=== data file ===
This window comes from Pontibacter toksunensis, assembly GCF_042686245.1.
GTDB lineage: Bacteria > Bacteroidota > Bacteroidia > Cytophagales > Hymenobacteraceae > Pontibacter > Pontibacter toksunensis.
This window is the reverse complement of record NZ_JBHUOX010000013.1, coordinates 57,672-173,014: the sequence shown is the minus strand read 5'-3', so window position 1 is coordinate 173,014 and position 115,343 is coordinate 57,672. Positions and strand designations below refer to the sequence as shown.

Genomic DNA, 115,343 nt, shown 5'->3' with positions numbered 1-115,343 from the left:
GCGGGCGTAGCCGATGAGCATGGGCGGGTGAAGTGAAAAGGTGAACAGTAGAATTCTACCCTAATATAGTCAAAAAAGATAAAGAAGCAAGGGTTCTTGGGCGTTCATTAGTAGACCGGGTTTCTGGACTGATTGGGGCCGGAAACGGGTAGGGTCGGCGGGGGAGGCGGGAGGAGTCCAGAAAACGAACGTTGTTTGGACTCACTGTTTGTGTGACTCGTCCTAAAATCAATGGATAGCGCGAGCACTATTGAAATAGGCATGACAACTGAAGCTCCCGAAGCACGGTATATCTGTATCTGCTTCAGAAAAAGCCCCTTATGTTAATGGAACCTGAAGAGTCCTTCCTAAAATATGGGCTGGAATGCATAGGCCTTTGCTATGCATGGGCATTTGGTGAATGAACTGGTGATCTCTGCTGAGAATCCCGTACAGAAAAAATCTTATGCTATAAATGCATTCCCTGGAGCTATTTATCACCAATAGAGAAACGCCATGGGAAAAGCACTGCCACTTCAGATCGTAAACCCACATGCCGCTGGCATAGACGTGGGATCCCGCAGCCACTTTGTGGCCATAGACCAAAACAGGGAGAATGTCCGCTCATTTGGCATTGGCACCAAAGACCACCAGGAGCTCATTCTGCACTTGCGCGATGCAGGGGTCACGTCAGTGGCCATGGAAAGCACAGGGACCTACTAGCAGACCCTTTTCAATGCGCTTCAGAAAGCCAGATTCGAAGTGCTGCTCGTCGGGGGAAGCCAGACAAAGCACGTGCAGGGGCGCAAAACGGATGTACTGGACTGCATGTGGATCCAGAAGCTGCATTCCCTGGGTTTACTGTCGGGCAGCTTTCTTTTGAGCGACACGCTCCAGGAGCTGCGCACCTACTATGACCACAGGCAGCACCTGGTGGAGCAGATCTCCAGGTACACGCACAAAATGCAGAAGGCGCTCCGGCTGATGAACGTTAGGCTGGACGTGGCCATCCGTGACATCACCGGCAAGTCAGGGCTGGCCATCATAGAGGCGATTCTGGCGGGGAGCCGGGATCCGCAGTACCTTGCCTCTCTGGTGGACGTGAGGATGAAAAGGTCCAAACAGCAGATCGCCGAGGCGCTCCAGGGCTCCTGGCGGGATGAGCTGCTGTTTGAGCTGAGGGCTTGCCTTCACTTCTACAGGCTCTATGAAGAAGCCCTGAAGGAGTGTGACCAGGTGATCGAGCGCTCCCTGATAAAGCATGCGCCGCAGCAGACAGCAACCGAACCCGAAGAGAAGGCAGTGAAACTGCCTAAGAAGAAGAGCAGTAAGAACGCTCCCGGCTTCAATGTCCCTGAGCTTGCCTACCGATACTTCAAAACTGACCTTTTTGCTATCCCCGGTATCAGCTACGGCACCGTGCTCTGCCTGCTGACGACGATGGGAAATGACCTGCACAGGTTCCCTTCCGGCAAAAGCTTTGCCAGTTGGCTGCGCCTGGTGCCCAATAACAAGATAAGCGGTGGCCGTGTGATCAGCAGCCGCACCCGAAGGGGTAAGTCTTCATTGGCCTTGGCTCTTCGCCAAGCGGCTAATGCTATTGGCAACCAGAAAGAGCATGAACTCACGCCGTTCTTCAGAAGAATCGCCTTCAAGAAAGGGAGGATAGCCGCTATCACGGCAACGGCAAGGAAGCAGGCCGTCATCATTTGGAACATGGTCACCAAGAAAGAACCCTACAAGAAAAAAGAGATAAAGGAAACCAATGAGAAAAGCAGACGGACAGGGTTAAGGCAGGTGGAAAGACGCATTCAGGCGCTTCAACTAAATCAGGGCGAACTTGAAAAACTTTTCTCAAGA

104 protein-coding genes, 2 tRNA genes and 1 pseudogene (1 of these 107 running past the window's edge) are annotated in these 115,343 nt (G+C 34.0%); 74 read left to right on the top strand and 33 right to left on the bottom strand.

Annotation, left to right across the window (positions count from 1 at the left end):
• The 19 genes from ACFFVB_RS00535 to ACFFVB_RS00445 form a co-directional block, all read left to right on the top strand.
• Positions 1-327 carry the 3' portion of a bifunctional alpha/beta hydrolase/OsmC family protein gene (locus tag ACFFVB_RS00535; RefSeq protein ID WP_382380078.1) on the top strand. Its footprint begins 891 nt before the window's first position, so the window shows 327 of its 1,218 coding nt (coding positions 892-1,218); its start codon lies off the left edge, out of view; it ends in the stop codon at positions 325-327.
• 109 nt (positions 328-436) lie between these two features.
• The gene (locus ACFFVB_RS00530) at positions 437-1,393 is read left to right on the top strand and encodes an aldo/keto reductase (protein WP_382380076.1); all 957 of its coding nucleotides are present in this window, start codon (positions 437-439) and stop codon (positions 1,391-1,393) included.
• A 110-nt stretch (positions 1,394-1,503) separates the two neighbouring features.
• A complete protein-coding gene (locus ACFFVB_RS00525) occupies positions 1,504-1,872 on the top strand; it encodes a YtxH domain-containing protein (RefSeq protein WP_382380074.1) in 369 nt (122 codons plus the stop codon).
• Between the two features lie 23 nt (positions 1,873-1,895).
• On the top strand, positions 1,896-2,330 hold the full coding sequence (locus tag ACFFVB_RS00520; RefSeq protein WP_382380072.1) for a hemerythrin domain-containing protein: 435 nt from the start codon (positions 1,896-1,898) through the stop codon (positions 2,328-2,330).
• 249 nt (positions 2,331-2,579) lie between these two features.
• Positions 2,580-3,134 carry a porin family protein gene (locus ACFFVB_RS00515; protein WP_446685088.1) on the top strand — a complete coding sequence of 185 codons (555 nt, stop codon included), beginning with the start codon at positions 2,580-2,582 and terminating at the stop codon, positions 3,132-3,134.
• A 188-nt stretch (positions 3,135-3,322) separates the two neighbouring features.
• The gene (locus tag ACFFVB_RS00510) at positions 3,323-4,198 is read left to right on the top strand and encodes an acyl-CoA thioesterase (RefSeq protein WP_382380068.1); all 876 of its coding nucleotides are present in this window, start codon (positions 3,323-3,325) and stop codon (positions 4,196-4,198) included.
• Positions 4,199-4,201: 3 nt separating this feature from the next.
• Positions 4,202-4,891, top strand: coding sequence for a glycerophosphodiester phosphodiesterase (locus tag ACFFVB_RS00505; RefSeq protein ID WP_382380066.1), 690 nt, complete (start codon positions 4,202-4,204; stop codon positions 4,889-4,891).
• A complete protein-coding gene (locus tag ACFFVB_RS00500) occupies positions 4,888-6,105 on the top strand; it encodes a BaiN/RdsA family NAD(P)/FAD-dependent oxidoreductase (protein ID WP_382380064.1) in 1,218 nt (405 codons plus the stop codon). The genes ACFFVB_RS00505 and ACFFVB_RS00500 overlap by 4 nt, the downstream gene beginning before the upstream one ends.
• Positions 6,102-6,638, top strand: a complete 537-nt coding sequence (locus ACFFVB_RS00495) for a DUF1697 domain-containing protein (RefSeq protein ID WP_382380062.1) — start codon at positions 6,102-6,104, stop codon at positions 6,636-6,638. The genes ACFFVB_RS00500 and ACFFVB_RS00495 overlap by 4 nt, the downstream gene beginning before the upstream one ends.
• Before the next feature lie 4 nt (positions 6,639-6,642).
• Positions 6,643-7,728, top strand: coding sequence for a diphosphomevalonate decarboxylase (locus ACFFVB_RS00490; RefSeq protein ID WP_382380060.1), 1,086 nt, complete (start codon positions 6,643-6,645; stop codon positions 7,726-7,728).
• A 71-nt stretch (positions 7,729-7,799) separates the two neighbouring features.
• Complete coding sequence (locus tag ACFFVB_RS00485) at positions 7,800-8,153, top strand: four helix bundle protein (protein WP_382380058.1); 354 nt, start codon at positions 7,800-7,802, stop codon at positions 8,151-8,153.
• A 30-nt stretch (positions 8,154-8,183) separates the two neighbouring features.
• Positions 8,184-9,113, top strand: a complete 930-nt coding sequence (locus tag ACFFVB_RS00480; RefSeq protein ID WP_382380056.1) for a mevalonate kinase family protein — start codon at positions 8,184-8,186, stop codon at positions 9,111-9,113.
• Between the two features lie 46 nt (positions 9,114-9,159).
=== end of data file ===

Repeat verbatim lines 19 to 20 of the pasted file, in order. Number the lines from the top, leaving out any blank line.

• The gene (locus tag ACFFVB_RS00510) at positions 3,323-4,198 is read left to right on the top strand and encodes an acyl-CoA thioesterase (RefSeq protein WP_382380068.1); all 876 of its coding nucleotides are present in this window, start codon (positions 3,323-3,325) and stop codon (positions 4,196-4,198) included.
• Positions 4,199-4,201: 3 nt separating this feature from the next.